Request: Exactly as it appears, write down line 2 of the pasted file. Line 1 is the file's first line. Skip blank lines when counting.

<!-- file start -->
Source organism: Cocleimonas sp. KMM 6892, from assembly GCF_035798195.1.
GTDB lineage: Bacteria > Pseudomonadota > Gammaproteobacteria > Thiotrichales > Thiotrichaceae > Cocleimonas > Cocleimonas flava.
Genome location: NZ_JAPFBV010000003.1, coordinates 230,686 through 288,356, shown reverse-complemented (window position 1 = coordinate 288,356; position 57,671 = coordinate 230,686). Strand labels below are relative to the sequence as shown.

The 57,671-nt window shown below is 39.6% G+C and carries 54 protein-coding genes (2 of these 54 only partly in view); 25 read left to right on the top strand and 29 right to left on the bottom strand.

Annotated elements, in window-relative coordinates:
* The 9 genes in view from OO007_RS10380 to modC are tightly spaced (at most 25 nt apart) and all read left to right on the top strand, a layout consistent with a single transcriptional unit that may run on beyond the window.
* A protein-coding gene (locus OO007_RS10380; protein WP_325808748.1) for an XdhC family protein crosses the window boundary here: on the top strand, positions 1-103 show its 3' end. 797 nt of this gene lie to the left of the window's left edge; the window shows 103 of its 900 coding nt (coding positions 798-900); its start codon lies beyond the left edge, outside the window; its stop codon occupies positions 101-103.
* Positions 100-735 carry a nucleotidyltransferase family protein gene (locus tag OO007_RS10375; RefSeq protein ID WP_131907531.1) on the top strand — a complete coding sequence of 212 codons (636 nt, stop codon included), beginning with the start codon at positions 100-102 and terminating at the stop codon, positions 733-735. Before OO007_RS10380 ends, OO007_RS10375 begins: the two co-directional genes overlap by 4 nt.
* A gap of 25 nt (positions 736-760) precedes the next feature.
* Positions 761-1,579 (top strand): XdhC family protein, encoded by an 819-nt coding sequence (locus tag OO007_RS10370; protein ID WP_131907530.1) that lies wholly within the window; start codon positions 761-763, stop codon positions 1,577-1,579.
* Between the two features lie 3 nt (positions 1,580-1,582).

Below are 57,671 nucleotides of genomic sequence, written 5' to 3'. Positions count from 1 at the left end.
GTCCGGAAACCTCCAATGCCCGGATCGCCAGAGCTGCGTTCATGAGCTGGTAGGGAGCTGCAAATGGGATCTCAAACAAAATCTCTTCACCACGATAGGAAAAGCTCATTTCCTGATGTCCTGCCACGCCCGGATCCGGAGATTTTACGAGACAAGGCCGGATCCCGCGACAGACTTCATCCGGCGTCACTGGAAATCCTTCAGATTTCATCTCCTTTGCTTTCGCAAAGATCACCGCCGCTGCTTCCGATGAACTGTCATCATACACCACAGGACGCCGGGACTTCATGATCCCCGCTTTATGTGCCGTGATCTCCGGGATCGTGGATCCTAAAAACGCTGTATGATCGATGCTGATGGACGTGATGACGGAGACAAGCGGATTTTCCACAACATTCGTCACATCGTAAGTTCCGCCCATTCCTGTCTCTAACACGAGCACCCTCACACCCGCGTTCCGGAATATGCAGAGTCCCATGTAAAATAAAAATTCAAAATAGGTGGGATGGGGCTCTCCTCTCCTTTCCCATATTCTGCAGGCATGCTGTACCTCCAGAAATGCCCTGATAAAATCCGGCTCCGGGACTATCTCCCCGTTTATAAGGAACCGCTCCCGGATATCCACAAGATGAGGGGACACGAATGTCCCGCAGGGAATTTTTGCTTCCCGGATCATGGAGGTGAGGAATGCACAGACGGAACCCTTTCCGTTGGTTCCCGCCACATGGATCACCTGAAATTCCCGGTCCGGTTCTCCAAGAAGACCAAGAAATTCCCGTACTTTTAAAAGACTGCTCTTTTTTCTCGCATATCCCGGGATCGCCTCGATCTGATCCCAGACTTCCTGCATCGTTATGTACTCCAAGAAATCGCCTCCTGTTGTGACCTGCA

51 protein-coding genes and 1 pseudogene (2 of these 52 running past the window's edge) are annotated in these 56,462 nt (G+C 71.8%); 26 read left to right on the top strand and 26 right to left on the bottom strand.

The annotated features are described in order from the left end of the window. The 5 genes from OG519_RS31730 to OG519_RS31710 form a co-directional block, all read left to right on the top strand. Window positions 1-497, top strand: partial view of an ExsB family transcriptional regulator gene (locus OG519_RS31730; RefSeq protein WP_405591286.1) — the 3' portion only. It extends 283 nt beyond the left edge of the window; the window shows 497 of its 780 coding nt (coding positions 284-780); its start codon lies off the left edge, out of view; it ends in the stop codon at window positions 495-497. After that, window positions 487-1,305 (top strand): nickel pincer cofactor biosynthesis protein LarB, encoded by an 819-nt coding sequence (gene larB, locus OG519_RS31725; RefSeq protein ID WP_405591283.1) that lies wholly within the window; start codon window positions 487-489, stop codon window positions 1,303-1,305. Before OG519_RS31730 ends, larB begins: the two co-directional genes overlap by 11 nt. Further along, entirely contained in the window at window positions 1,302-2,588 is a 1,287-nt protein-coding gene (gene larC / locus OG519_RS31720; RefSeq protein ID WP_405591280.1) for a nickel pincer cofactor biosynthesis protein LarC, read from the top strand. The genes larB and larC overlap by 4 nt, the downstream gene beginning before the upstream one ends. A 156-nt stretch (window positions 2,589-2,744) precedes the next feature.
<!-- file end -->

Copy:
GTDB lineage: Bacteria > Pseudomonadota > Gammaproteobacteria > Thiotrichales > Thiotrichaceae > Cocleimonas > Cocleimonas flava.